Shanghai History Museum

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Not to be confused with Shanghai Museum.

Coordinates: 31°14′32.07″N 121°29′41.97″E / 31.2422417°N 121.4949917°E / 31.2422417; 121.4949917

Wedding sedan chair in the museum's collection.

The Shanghai History Museum (Chinese: ; pinyin: Shànghǎi Shì shǐ guǎn), also sometimes translated as "Shanghai Municipal History Museum", is a museum dedicated to the history of the city of Shanghai, China.

The museum's collections focuses on the approximately a hundred years in the history of Shanghai from the opening of the port in 1843 to the communist take-over in 1949.[1][2] The Shanghai Municipal History Museum currently has no permanent home, with much of its collection held in storage. However, part of the collection can be seen at its exhibition room at the base of the Oriental Pearl Tower in Lujiazui, in Pudong, and other parts of the collection can be seen on loan to other specialist museums in Shanghai.[1]

History[edit]

The Shanghai History Museum was established in 1983 as the "Shanghai History and Artefacts Exhibition Hall".[1] It first opened to the public on May 27, 1984 on the premises of the Shanghai Agriculture Exhibition.[1] The museum was moved to a new location (1286 Hong Qiao Road) and renamed to the "Shanghai History Museum" in 1991.[1] The main museum was closed due to land redevelopment in 1999, but "temporary" exhibitions of the museum's holdings continue to be mounted elsewhere. Since May 2001, the museum has maintained an exhibition room at the base of the Oriental Pearl Tower in Lujiazui, called the "Shanghai History and Development Exhibition", where select items from the museum's collection can be viewed by the public.[1]

Exhibits: Oriental Pearl Tower exhibition[edit]

The exhibits at the exhibition room at the Oriental Pearl Tower exhibition room is divided into five section titled: "Trace back to Huating", "Style and Features in the Town", "Sketch of the Port-opening", "Foreign Settlement", "Old footsteps in Shanghai".[1]

Collection[edit]

Boundary marker from the International Settlement.

The collection of the Shanghai History Museum contains more than 30,000 items.[1] Of these, about 18,000 items pertain to the modern history of the city, a portion of these items found its way into the museum from the governors of the Foreign Concessions.[1] Notable items in the collection include:[1] Gu Embroidery of flowers, insects, and fish by the Ming-Dynasty "needle saint" Han Ximeng (韩希孟); a scroll by Hou Tongceng; the Golden Classics collected by the Qi Bao Temple; a bronze cannon attributed to General Zhen Yuan that once belonged to Chen Huacheng (1776–1842), a Qing Dynasty general responsible for Shanghai's defenses during the First Opium War; the big Hua Qian of the Taiping Heavenly Kingdom; a pair of bronze lions from the entrance of the former HSBC Building; foundation stones from the French Concession and the Shanghai International Settlement (1893).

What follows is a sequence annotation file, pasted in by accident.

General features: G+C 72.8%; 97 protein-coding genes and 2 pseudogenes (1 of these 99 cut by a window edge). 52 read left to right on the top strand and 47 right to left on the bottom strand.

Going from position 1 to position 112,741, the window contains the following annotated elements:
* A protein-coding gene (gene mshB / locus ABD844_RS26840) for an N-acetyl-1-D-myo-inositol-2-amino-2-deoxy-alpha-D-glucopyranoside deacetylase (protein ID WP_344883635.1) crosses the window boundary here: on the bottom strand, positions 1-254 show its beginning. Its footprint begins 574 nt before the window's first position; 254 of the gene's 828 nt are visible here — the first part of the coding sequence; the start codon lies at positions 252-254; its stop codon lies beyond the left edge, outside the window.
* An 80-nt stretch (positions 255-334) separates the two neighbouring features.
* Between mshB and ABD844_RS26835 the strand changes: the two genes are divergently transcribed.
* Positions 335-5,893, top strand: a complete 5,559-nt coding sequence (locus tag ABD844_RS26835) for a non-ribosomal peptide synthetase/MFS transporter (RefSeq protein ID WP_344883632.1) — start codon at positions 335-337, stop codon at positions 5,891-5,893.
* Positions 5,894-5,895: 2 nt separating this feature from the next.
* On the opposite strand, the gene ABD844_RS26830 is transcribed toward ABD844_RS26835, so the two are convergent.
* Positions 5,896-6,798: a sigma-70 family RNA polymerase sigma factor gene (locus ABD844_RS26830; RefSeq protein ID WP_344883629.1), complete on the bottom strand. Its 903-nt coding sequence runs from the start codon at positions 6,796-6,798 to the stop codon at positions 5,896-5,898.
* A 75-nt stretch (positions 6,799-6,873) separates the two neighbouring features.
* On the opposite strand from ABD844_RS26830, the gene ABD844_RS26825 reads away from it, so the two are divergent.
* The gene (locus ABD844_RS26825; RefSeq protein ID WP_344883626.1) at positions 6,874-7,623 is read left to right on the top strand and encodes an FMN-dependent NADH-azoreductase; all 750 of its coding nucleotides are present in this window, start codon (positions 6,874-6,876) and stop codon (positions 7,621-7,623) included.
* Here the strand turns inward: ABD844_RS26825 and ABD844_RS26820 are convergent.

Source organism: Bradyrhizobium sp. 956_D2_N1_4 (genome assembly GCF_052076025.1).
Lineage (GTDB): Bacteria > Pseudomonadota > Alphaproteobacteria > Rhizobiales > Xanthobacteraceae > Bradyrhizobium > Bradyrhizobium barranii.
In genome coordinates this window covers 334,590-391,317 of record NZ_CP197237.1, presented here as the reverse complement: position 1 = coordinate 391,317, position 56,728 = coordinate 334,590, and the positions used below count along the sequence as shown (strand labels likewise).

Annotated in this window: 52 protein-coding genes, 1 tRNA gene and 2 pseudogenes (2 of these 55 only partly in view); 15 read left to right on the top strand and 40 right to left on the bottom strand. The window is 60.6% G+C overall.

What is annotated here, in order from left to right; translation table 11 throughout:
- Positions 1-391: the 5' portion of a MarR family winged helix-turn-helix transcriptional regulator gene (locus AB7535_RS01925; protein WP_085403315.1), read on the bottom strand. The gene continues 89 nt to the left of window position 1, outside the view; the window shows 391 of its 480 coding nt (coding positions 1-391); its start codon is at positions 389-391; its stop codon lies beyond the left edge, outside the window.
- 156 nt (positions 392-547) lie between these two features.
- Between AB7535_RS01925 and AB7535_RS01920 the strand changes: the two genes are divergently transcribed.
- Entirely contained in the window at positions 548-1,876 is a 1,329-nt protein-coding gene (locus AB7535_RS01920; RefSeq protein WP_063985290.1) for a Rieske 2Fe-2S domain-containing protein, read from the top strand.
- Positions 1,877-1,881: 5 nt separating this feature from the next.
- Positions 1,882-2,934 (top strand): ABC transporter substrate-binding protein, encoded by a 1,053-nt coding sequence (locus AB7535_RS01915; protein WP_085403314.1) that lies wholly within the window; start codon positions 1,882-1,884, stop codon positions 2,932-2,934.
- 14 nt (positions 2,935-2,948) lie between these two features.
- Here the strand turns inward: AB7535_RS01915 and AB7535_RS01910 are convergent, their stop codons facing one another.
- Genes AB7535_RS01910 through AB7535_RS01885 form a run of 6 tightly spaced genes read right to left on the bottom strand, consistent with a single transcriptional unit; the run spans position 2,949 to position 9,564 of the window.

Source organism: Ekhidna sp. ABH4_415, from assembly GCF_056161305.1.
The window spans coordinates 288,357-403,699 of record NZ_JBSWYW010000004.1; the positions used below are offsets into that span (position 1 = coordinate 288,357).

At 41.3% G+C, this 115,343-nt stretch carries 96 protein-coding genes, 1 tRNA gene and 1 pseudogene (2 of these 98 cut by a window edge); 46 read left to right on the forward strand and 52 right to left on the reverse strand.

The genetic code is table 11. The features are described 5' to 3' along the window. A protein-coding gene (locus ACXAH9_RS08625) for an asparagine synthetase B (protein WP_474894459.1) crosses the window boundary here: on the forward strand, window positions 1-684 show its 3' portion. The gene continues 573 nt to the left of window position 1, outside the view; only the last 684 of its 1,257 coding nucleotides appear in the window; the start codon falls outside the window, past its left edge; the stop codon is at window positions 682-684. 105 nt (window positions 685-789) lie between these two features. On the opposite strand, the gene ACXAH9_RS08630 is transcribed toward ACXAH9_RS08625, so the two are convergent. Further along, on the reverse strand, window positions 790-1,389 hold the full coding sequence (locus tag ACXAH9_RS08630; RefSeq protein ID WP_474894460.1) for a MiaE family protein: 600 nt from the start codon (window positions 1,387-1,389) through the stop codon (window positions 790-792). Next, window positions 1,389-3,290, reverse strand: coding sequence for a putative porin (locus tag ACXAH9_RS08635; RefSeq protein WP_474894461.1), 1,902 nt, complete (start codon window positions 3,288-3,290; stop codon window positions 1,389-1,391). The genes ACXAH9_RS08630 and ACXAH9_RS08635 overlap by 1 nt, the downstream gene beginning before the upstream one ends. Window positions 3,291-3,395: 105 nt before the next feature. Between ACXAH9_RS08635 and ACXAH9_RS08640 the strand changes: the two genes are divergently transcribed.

Location[edit]

The Shanghai History Museum currently has no permanent home. There have been repeated calls to rebuild a new building for the museum for many years, but commercial considerations (as the exhibition room at the Oriental Pearl Tower contributes to the commercial success of the tower as a tourist attraction) and budgetary constraints have prevented this from occurring. The municipal government has made repeated commitments to re-build the museum, but no rebuilding plan has been published. Most recently, the commitment to re-build the museum within five years was repeated during the 2011 municipal five-year plan.[1]

The main temporary exhibition room in the basement of the Oriental Pearl Tower. Other parts of the collection can be seen on loan to specialist museums within Shanghai. The museum also stages temporary exhibitions at other venues such as the Shanghai Library.

See also[edit]

References[edit]

Notes[edit]

Further reading[edit]

  • Kirk A. Denton, Exhibiting the Past: Historical Memory and the Politics of Museums in Postsocialist China (University of Hawaii Press, 2014), pp. 88-92.

External links[edit]